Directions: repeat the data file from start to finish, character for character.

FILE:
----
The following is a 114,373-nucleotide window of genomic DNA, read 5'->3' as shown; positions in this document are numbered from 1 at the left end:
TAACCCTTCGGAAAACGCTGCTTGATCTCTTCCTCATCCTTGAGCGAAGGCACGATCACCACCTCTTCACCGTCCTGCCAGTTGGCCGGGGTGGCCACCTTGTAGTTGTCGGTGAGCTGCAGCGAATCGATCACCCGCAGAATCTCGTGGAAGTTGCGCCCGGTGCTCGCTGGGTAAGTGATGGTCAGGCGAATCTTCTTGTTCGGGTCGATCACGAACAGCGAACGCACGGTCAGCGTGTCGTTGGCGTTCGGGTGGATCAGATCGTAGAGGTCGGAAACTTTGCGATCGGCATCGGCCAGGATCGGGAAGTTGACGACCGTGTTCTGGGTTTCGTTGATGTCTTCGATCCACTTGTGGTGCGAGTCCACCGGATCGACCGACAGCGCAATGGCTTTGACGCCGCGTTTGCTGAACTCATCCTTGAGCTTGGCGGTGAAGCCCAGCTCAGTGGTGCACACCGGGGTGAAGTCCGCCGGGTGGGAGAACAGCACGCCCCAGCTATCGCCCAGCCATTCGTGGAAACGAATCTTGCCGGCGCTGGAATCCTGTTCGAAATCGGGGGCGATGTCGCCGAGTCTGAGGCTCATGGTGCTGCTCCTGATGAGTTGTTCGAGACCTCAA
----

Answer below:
The following is a 114,373-nucleotide window of genomic DNA, read 5'->3' as shown; positions in this document are numbered from 1 at the left end:
TAACCCTTCGGAAAACGCTGCTTGATCTCTTCCTCATCCTTGAGCGAAGGCACGATCACCACCTCTTCACCGTCCTGCCAGTTGGCCGGGGTGGCCACCTTGTAGTTGTCGGTGAGCTGCAGCGAATCGATCACCCGCAGAATCTCGTGGAAGTTGCGCCCGGTGCTCGCTGGGTAAGTGATGGTCAGGCGAATCTTCTTGTTCGGGTCGATCACGAACAGCGAACGCACGGTCAGCGTGTCGTTGGCGTTCGGGTGGATCAGATCGTAGAGGTCGGAAACTTTGCGATCGGCATCGGCCAGGATCGGGAAGTTGACGACCGTGTTCTGGGTTTCGTTGATGTCTTCGATCCACTTGTGGTGCGAGTCCACCGGATCGACCGACAGCGCAATGGCTTTGACGCCGCGTTTGCTGAACTCATCCTTGAGCTTGGCGGTGAAGCCCAGCTCAGTGGTGCACACCGGGGTGAAGTCCGCCGGGTGGGAGAACAGCACGCCCCAGCTATCGCCCAGCCATTCGTGGAAACGAATCTTGCCGGCGCTGGAATCCTGTTCGAAATCGGGGGCGATGTCGCCGAGTCTGAGGCTCATGGTGCTGCTCCTGATGAGTTGTTCGAGACCTCAA